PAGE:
Friday 5 August 2022 11:02am
The School of Biomedical Sciences’ 2022 Postgraduate Symposium provided an opportunity for postgraduate students to present their research and celebrate their progress.
The event featured a 10-minute speech competition, three-minute speech competition, poster competition and two keynote speakers.
Professor Miguel Quiñones-Mateu, the School’s Associate Dean of Research and organiser of the event, is grateful to everyone who “contributed to bringing the symposium into reality.”
“The two speech competitions involved postgraduate students, from honours through to PhD’s, presenting their research in a dynamic way for a period of three or 10 minutes,” Professor Quiñones-Mateu says.
Professor Miguel Quiñones-Mateu, the School’s Associate Dean of Research and organiser of the event.
“This gives them a platform for the valuable work they are doing to be shared and recognised by both senior academics and fellow postgraduate students.
“With a total of 28 students presenting on the day and 49 submitting posters, the Symposium was a fantastic day of learning and fun.”
The 10-minute speech competition winners:
- First place – Celine Camon (Department of Anatomy)
- Second place – Valeria Mereacre (Department of Physiology)
- Third place – Kate Harding (Department of Microbiology and Immunology)
The three-minute speech competition winners:
- First place – Rory McGregor (Department of Physiology)
- Second place – Geena McKenzie-Goldsmith (Department of Microbiology and Immunology)
- Third place – Joan Chan (Department of Physiology)
The poster competition winners:
- First place - Berivan Temiz (Department of Anatomy)
- Second place - Sofia Moreira (Department of Biochemistry)
- Third place – Rebecca Grimwood (Department of Microbiology and Immunology)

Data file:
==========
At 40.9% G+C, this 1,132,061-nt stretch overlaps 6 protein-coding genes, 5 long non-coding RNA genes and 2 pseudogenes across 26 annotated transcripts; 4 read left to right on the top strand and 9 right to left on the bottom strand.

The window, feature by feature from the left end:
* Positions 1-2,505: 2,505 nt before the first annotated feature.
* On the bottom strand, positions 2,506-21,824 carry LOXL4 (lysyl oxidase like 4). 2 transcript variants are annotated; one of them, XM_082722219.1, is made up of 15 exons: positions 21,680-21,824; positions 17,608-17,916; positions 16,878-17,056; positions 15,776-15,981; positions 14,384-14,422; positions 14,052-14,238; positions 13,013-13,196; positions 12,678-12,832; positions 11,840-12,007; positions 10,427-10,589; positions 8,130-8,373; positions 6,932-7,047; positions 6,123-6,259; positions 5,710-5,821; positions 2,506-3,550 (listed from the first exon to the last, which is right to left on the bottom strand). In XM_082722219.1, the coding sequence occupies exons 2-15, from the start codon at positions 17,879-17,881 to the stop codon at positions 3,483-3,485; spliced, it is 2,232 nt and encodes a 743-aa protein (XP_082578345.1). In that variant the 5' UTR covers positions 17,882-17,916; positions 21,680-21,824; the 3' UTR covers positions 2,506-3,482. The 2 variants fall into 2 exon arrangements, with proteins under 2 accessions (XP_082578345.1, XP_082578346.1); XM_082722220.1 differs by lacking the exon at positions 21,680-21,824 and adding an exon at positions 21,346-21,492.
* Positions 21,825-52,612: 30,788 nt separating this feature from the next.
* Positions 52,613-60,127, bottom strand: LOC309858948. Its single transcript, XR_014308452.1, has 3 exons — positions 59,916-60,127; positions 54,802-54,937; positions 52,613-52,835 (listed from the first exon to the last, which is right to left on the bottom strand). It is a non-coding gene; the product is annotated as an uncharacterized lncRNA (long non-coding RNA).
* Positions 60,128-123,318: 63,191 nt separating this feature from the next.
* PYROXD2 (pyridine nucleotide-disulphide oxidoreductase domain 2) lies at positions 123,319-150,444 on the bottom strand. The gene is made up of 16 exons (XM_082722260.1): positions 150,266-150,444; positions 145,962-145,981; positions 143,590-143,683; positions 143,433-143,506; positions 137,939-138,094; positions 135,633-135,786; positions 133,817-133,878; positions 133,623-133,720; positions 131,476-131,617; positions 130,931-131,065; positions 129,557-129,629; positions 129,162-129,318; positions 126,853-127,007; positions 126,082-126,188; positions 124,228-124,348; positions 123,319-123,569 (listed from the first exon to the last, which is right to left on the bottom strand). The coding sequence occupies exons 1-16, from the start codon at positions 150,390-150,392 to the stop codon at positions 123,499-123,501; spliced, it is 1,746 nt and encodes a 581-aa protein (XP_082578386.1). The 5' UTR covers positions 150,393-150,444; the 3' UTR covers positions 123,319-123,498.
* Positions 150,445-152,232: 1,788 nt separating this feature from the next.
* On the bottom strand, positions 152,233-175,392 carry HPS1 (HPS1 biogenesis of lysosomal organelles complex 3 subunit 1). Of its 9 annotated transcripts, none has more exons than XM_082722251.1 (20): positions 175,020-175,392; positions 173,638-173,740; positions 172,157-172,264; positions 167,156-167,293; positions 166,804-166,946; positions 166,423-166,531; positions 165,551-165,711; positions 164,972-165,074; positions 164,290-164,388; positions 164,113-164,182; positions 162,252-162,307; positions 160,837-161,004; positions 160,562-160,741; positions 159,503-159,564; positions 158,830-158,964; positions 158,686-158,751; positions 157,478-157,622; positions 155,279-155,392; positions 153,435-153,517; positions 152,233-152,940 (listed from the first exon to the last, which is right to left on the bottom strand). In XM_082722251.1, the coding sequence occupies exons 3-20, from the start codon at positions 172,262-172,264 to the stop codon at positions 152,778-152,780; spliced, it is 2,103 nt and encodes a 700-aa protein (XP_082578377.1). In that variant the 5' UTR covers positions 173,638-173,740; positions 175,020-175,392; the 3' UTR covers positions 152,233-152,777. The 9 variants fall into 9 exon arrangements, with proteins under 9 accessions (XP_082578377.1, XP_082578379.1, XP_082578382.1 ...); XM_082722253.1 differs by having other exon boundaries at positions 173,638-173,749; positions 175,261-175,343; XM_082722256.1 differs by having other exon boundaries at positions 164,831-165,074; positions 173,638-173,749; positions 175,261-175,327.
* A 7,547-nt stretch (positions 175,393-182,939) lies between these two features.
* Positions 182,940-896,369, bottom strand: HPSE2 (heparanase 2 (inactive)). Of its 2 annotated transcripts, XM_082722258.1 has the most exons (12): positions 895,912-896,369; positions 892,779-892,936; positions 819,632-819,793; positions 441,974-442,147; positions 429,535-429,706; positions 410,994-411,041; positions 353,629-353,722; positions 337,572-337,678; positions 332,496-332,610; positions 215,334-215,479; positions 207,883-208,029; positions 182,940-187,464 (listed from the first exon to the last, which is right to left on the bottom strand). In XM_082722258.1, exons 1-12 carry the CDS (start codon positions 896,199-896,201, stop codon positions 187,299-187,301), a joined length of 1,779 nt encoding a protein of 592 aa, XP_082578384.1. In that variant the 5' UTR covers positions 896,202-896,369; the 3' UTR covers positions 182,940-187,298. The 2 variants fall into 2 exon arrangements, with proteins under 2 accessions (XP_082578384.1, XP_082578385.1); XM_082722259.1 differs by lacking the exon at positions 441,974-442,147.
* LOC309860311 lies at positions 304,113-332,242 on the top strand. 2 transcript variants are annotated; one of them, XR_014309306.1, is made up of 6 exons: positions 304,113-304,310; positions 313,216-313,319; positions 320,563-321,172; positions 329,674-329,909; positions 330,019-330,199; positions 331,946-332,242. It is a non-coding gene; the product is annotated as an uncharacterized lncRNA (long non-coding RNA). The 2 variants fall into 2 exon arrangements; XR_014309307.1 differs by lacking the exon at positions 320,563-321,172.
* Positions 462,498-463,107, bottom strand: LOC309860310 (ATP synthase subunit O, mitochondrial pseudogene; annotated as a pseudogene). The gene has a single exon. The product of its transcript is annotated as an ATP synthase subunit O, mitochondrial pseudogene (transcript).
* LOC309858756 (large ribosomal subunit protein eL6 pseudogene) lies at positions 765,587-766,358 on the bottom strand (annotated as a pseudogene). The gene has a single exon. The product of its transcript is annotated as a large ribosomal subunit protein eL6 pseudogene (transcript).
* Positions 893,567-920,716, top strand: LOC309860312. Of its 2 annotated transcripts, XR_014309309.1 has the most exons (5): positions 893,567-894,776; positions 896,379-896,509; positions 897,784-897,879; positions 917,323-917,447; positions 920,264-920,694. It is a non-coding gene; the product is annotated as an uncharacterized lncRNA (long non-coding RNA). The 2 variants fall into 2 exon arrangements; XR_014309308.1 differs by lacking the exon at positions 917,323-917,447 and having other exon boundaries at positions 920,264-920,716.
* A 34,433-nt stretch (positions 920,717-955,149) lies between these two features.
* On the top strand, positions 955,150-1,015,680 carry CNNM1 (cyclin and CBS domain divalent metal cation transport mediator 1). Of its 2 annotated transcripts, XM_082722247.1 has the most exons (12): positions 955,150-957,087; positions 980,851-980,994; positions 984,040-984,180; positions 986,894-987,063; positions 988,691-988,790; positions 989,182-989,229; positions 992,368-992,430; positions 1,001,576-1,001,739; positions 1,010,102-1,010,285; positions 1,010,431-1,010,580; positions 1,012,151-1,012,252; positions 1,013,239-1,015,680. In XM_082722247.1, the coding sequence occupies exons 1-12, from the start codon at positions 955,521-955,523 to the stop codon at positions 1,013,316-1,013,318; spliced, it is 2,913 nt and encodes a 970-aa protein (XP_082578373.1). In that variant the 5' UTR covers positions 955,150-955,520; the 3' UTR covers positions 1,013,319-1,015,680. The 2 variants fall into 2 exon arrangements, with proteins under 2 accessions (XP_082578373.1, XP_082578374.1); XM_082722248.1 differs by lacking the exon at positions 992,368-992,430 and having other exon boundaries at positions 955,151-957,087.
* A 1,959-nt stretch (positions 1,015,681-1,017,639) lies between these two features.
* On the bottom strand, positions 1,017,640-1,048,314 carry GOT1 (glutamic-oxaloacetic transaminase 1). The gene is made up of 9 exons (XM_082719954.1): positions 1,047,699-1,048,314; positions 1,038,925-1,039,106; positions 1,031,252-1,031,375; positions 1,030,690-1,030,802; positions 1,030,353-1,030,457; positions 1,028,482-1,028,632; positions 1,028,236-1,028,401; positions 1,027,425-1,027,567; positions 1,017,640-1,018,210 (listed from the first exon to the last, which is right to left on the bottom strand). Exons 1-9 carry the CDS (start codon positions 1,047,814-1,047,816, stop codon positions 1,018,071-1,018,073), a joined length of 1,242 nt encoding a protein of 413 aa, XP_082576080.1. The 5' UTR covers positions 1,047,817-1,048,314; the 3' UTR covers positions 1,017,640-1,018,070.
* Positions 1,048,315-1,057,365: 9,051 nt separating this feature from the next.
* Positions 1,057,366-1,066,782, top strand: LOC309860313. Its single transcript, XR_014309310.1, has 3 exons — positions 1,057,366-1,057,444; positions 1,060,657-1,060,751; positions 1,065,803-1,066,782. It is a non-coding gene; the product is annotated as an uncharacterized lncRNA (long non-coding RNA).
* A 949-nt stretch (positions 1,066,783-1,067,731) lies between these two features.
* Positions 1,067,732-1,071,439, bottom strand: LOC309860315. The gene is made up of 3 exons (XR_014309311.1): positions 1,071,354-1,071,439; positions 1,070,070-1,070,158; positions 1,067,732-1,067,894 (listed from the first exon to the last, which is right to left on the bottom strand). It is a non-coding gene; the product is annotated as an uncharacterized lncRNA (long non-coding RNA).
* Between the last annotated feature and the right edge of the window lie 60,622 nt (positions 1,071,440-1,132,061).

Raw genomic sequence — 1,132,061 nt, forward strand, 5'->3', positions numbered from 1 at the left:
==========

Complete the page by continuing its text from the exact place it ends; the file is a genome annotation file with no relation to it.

Celine Camon (left) and Berivan Temiz (right).
Celine Camon was elated to win the 10-minute speech competition on her PhD research into neuronal estrogen signalling in metabolic health and ageing.
“Being in the second year of my PhD, I was so glad to have the opportunity to share what I have spent my time working on,” Miss Camon says.
“Winning the competition was the absolute cherry on top of the cake and great motivation for me to continue my research journey forward. I am especially grateful to my supervisors Dr Mike Garratt and Professor Rebecca Campbell for their support both this far and looking ahead.”
The events keynote speakers were Associate Professor Khoon Lim, Department of Orthopaedic Surgery and Musculoskeletal Medicine, Christchurch, and Dr Sean Coffey, Department of Medicine.
Associate Professor Lim spoke about the collaborative approach his research took on building tissues as well as sharing some personal advice with attendees.
“I would encourage young researchers to build a solid support network because this will help you greatly when you face issues,” Dr Lim says.
“Having different support people in varied areas is most helpful, especially if they can be truly honest with you and offer meaningful advice.
“Most importantly, never forget to enjoy science! You need to get value out of completing your pathway and the journey it takes to get to where you want to go.”
Acting Deputy Pro-Vice-Chancellor of the Division of Health Sciences, Professor Neil Gemmell, attended in his former role as Dean of the School of Biomedical Sciences.
Acting Deputy Pro-Vice-Chancellor of the Division of Health Sciences, Professor Neil Gemmell.
He acknowledges that it has not been an easy time for students and so it was truly special to have everyone come together.
“Traditional wānanga (universities) have the view that people come together to share their knowledge and so my hope is that we would do the same here at this Symposium,” Professor Gemmell says.
“By sharing our knowledge and findings, we test our ideas, receive feedback, and improve and enhance our work. I am so very pleased that everyone embraced this day as an opportunity to give as much as they could, gaining plenty in return.”
Korero by School of Biomedical Sciences Communications Adviser, Kelsey Schutte.